She stood, watching man and machine disappear. But she could still hear the motor, and knew she would be able to hear it even when he pulled out onto 32. The Valley collected sound. They had sat under the stars so many nights, and could always hear cars on 32, even though the hiway was three quarters of a mile away across the woods. He let her know he was at the end of the lane and turning onto "his" road. "Okay Sweetheart," she responded. Most importantly, she could still hear his voice. The radio had been his idea. A way to keep in touch, to let her know he was fine.
He was on 63 now. "Be careful, Baby," she whispered as he made the turn onto the hiway. The time had come. This was the "test". She wondered how long it would be before a state trooper or county mountie caught sight of him. They both knew it would happen. That was part of the thrill of it all, part of the "test". She could see in her mind the hills and curves that he was now travelling. He'd ridden these roads over and over during the past few months. Most of the time on the stock XLCR but sometimes they'd take the side roads on their way into Rolla for the weekly shopping just so he'd know the road better when the time came to test his skills. And the time had come. If he could maneuver that monster machine on these roads, his "speed run" across country would be a breeze. A breeze!! That was a laugh! A race with the wind, a dream come true.
At the 60 mph speed limit sign on the edge of town he gave the bike its head, the front wheel staying in the air as he went through second, third, fourth and into fifth at 90 mph. He held it there, letting the wheel settle and gave his senses over to the machine. Everything sounded and felt right. His eyes fell to the speedometer, holding steady at 95, and he reached to turn on the jammer/detector with his left hand. This part of hiway 63 ran straight for about 7 miles, up and down gentle hills. So he nudged the throttle up to an even 100 mph and let the engine settle there. At that speed, he reached the end of the straight stretch in a little over 3 minutes. He rode through the gentle curves without slowing, trusting the machine to stay on the road, which it did without complaint.
On the next straight, he finally encountered traffic, sweeping up behind two cars and a pickup. Seeing the road ahead clear, he swung to the left, out and around the three slow vehicles, his speed now around 130. Then back into his own lane and back down to 100 mph, as simple as that. The machine flattened hills and straightened curves with its power and handling. Then he came to the last big stretch of road before Edgar Springs, and the detector went off. There was only one car visible, too far away to tell much detail, but rapidly getting nearer at their combined closing speed of 160 mph. He decided to trust the jammer and held the bike at 100.
A few seconds later he got a glimpse of the startled face of a Missouri Hiway Patrol officer as he thundered by in the opposite direction. A glance in the mirror showed him the flare of brake lights on the car as the scanner's headphones came to life. "I've been spotted," he said into his mike. The officer was almost yelling about the black bike that hadn't registered on his radar, and announcing his intention to pursue. The selector switch kept the headphones on the scanner, eliminating any reply his lady might have made. Well, it was earlier than he had hoped for, but he decided to go for broke. If he pulled over, he would probably get a big ticket. If he tried to outrun the cop, he might make it, or not, and get a bigger ticket. You can't outrun a radio. Or can you? Time to try. He gave the throttle a turn, feeling the big mill surge with unleashed power as the speedometer climbed quickly: 110, 120, 130, 140, 150, then the peg. The needle stayed against the peg as if welded to it, and he could feel the acceleration forces pulling against him. He knew he had to be getting close to 200 mph. He was roaring toward the Edgar Springs cutoff; it was really a stretch of the original hiway 63 that had run through the town years before. He let off the gas and nudged the brakes, checking the mirror. The cop wasn't in sight yet; he had had to slow, turn around, and get back up to speed. There was a chance.........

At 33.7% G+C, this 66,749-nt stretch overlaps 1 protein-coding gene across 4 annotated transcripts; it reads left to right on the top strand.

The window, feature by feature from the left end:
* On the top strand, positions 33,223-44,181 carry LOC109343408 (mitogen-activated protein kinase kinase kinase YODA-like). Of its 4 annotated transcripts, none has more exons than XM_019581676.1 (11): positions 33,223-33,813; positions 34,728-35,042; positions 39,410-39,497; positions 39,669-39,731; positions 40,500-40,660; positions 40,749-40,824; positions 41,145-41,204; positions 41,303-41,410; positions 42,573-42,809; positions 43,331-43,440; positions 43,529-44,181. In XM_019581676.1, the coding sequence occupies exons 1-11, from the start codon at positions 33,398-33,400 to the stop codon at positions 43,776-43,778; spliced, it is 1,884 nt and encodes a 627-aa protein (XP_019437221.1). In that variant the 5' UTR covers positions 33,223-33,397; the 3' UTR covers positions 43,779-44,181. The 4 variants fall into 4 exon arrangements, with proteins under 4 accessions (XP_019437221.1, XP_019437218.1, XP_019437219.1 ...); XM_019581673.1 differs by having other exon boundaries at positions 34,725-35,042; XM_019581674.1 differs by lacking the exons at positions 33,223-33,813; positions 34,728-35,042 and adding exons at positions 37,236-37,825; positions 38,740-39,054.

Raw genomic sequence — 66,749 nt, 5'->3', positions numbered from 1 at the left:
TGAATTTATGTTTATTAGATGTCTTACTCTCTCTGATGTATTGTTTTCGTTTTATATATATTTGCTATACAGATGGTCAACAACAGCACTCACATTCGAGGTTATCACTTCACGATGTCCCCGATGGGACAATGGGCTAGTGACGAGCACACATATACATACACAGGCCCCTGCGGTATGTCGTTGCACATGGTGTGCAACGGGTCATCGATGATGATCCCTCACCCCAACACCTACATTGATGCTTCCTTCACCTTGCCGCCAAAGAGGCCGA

His voice came across the big base station radio as she sat in the sunroom again nervously waiting for his next response. Now the real test started. Could he do it? Yes. She knew he would. He might not get out of a ticket but he'd beat them nevertheless! And he'd be smiling that smile the whole time the cop was writing it out!! She was sure of that, too!
He braked hard, downshifting till he was in second gear, and shot onto the right turn of the cutoff, accelerating around the turns and behind the obscuring hill and houses, then slowed to a crawl, close to the hiway H turnoff. The electronic wail of the Patrolman's siren reached him. The sound passed him out on 63, then fell off as the Patrol car slowed. His decision was made for him. The cop was going to turn at the other cutoff in front of him, he was sure. So he accelerated through the right turn onto hiway H, leaning way over to the right, feeling the suspension and tires do their intended job.